Did Ninoy die for nothing?

August 21, 2008 marked the 25th death anniversary of Benigno “Ninoy” Aquino Jr. After so many years, it still brings back a lot of memories, having spent most of my teenage years during the martial law days.

Many people don’t know that our family never applied for Canadian residency during those times. While my cousins on both sides of the family left the country, we were left here. We had to deal with a very dangerous environment, since my father was a strong advocate for democracy. My grandfather, Salvador Araneta, was in Canada like many others in exile for fear that they would be sent to jail.

When martial law was declared, my father, who was a con-con delegate, was also one of those who were imprisoned. I remember hiding in my uncle’s house in Batangas and some family friends’ house in the village. One night, our house was surrounded by military men. My mother woke us up and told us that my dad was going to be detained in Camp Crame. On the day that we were allowed to speak to my dad through a wall with a screen, I remember writing a letter and saying bad things about Marcos, being a very young child at that time. Because of that, I was questioned by the military. I didn’t know they would be reading those letters. I was only about 14 years old at that time.

Sundays at Camp Crame was different. It was hot. We stayed in a gym, where there were only electric fans. With my dad in Crame were other political detainees like Max Soliven, Bren Guiao and Sonny Alvarez. I remember people playing badminton. After a while the guards were nicer. When my dad had to visit my lolo who was in the hospital, he had to get special permission from Enrile at that time. My grandparents did not know that he was in jail until much later.

These were the beginnings that I guess motivated my father to fight for justice and see the Philippine democracy succeed. My father started NAMFREL when most people gave up hope. He lit the first candle of hope. Organizing NAMFREL at that time was challenging, having people like Christian and Winnie Monsod, Raul Roco, Ting Jaime, Jaime Ferrer, Ching Escaler, Teresa Nieva and others who were all independent-minded Filipinos and strong in character. My father was able to bring together the best in NAMFREL. From there, so many candles of hope were lit.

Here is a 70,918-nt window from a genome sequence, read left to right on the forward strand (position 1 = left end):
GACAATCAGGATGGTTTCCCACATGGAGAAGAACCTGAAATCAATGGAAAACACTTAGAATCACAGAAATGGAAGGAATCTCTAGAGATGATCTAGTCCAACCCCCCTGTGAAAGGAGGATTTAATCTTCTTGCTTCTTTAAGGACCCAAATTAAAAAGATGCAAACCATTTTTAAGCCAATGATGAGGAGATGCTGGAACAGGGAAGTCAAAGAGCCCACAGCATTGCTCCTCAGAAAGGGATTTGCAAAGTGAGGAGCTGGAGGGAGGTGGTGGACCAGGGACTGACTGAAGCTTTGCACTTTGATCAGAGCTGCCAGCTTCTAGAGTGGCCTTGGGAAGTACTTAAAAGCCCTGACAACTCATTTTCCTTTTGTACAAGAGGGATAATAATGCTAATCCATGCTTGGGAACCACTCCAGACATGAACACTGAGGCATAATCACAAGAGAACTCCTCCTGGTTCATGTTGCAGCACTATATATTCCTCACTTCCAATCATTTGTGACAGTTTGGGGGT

NAMFREL was crucial during 1984 elections. Being my father’s sidekick, I was with him even in my teens. I remember going through different barangays with our bodyguards and still being chased by goons.

Filipinos who wanted to be part of change joined NAMFREL and risked their own lives to fight for democracy. At that time, my father’s banner color even during the concon days was already yellow. His eyeglasses matched that of Ninoy Aquino’s big black glasses, which by the way is now back in fashion.

My father’s best interview was that of TV host Ronnie Nathanielz, who was with a Marcos-run station. That interview strengthened NAMFREL’s cause. Later, we saw history unfold. The poll watchers walked out of PICC when they were being asked to adjust the election results. NAMFREL started what was going to be known as the people power revolution. The candle that was lit continued until the Edsa revolution.

Ninoy’s decision to come home was part of his destiny. He knew that something was going to happen once he came back, but he also knew that he had to come back. When his son, Noynoy Aquino, mentioned that since his father’s death, nothing had changed, I felt I had to write this column.

Many things have changed for the better. First we have a democracy, and we have a very much active Congress, both Senate and the House. People can speak out what they want to say. We see investigations happening left and right. Our press is also free. One cannot compare it during those days when we had only government stations. We have a young but working democracy,

People like Ninoy and Joecon taught us the need to give hope and take control of our destiny. They did not lose hope. They lit that candle that gave courage to millions of Filipinos to go and watch the ballots, and eventually, to march for freedom. One is not just entitled to luck; one has to work for it.

Seeing political and economic progress takes generations and lifetimes. While poverty and corruption still exists, we see more people taking action towards improvement. The OFW workers, who leave the Philippines and sacrifice for their families, are taking control of their future. Call center agents, who work at night and sacrifice lifestyle change, also take control of their future. Somehow, in our small way, Go Negosyo is all about continuing what great men and women have started. It is continuing to light the candle of hope.

Economic progress will happen to those who want it and work for it. It is a matter of attitude. It does not necessarily mean one has to have a negosyo to be prosperous. Its is the entrepreneurial attitude that sees opportunities in every crisis, solutions to problems, and those working hard for something and taking better control of their future. Those people who sacrifice living abroad are not waiting for luck. They are creating luck because they work for it. I definitely have to say Ninoy’s death was not a waste. He, for many, is our modern day hero. As my father would say, “it is better to light the candle than curse the darkness”. Let there be more modern day heroes who will bring the correct attitude that will finally bring prosperity to this nation. Success will not be dependent on the next president in 2010, but it will be dependent on more and more Filipinos who are willing to do something about their future.